ObamaCare for College Students
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Politics and Activism

ObamaCare for College Students

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The 2014 reforms of Obama's ACA are set to come into place this May. So, what does that mean for us?Soon we'll be taking over current corporations as well as leading America's progress for the future. Wouldn't it help to know if we can see our own doctors first?

Classes, work and the woes of that treacherous transition into adulthood: college often seems like the ultimate balancing act. Our generation remains an age of consistent innovation, where free time is rare and if you get a healthy amount of sleep, you're clearly doing it wrong. With that comes the necessity to understand what we as students will soon take over: the American socioeconomic system. You know, that thing our parents talk about with words we hear all the time but never understand? As confusing and foreign as it may seem, American politics and its implications on healthcare is something we as legal voters and the future leaders must take the responsibility to understand. Here's a quick overview of the Affordable Care Act, better known as ObamaCare, and what it has to do with us.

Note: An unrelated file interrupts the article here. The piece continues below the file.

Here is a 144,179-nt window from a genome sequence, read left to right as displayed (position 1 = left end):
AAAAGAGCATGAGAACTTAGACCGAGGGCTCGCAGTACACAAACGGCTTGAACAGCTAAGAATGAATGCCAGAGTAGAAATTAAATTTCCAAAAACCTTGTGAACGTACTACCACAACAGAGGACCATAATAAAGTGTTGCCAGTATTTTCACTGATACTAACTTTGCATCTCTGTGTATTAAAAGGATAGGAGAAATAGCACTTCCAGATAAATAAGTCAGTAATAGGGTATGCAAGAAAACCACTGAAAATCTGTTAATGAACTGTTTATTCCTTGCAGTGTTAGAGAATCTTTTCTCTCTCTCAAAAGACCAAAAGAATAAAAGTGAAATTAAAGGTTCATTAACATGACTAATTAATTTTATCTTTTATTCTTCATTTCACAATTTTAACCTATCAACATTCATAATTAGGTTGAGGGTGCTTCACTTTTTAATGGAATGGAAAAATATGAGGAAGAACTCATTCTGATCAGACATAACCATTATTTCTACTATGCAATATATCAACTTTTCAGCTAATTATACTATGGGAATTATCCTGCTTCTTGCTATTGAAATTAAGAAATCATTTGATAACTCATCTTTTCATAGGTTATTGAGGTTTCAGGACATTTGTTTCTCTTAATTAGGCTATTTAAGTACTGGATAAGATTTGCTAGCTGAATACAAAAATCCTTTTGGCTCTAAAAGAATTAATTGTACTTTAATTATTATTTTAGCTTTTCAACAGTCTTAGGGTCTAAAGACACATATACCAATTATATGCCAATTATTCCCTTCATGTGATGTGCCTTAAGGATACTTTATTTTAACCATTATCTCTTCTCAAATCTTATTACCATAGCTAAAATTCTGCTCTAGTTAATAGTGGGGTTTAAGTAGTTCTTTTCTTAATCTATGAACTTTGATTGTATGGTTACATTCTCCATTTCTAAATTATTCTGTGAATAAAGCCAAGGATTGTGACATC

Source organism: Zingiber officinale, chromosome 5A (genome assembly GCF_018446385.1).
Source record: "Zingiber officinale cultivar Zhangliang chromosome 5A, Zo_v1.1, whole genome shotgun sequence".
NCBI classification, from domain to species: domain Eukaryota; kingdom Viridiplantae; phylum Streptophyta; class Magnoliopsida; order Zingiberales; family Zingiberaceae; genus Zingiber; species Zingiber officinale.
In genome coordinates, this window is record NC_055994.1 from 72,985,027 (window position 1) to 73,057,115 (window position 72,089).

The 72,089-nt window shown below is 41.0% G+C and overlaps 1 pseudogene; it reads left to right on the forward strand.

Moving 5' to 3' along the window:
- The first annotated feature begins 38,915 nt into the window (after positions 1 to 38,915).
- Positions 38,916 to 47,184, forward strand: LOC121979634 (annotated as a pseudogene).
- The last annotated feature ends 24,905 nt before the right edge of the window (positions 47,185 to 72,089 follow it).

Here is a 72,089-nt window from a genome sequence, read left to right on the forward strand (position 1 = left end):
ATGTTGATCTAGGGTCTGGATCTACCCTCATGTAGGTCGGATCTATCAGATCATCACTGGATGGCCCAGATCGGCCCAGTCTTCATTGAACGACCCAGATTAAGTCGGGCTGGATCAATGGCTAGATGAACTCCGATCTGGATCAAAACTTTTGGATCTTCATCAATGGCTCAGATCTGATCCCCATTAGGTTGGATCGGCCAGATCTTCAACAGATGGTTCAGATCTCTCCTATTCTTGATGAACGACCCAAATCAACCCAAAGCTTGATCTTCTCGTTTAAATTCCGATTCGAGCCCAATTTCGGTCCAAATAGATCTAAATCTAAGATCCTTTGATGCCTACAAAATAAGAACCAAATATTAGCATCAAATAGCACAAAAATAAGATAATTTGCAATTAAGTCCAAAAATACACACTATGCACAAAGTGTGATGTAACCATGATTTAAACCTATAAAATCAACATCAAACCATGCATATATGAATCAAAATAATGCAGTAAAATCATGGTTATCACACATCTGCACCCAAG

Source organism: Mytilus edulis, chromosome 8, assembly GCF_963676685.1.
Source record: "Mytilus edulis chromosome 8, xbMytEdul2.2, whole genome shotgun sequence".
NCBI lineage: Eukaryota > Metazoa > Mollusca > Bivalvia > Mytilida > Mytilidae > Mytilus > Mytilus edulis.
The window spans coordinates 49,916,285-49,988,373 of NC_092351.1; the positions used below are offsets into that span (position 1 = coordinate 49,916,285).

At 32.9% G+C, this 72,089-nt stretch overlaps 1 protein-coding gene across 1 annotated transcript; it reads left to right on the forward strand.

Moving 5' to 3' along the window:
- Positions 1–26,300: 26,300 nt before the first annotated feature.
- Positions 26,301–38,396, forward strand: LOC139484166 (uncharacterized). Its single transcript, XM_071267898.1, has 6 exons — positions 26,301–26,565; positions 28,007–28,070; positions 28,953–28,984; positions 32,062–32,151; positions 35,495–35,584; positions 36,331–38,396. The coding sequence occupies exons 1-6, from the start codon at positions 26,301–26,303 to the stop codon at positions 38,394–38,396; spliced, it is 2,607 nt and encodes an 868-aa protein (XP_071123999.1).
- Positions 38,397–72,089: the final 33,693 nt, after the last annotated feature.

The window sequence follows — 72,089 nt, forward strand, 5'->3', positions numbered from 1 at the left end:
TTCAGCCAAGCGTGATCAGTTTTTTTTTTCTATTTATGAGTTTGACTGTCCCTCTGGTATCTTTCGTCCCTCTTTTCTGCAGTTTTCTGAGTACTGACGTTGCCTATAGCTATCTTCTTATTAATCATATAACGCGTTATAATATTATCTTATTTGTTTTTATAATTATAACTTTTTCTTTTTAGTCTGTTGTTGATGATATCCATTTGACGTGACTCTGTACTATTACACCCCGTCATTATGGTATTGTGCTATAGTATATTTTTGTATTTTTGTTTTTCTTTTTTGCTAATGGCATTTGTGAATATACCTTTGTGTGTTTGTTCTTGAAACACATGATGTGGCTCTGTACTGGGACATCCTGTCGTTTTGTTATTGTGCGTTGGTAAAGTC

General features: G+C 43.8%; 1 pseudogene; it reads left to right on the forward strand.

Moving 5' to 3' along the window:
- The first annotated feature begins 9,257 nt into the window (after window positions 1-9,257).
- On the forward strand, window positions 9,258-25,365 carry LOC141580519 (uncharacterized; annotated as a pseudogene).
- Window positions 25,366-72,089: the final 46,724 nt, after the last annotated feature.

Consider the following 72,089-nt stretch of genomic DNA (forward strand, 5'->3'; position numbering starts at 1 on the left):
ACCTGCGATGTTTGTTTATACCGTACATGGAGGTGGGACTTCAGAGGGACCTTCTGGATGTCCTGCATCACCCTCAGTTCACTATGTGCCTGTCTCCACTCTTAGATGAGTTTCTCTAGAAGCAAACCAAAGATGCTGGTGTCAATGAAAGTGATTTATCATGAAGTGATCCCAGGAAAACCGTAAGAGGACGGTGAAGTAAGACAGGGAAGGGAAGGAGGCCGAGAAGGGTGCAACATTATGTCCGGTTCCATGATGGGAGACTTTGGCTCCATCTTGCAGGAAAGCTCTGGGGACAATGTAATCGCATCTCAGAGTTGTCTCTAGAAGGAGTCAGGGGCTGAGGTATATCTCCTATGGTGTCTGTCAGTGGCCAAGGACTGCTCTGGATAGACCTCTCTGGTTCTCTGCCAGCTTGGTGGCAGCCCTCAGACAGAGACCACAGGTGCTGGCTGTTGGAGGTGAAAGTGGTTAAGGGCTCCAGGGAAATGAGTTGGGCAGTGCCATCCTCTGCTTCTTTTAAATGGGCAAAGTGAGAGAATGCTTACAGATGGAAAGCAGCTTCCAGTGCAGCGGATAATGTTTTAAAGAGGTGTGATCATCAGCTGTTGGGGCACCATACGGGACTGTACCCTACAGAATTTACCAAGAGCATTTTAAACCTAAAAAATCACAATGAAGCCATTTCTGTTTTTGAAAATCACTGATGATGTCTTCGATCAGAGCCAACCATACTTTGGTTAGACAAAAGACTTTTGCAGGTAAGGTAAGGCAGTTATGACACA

Following the enactment of the 2010 ACA, students have two options: stay on their parents' plan (legally allowed until the age of 26), or purchase a healthcare plan upon entry into college. Furthermore, the issued Individual Mandate imposes a tax penalty should neither option be fulfilled; however, with these recent reforms comes what are known as exchanges, thus giving students more options regarding their healthcare plans. Whereas students before could only get a new plan or stay on their old one, they now have 4 other 'exchanges' as well:

1. Purchase subsidized coverage: Students now have the option to buy under their state policy if facing a tight budget. If the household income calculates to 400% of the federal poverty level, students can save enormous amounts under this eligibility.

2. Purchase insurance under Medicaid: America has been recently expanding the eligibility of these benefits for low-income families, making healthcare more accessible to those who previously couldn't afford it.

3. Purchase a 'catastrophic' plan: Long story short, the coverage is designed to protect adults under the age of 30 from high medical costs. With low premiums and high deductibles, the 'catastrophic' coverage relies on upfront payments to be paid up to a certain amount. After that's paid, the student's covered, but these first costs can go upwards of thousands of dollars.

4. Take a risk and go without health coverage altogether: As a college student myself, this may not seem like of the most spectacular topics to be covered. But if we plan on leading a successful and prosperous generation, we must learn what this upcoming view of adulthood looks like. Registering for classes or applying to grad school may be stressful, but learning the art of filing taxes and paying hospital bills is in a whole different ballpark. We're not quite there, but it doesn't hurt to understand what we're going into before we're there.


Photo courtesy of 123rf.com/profile_rangizzz. 

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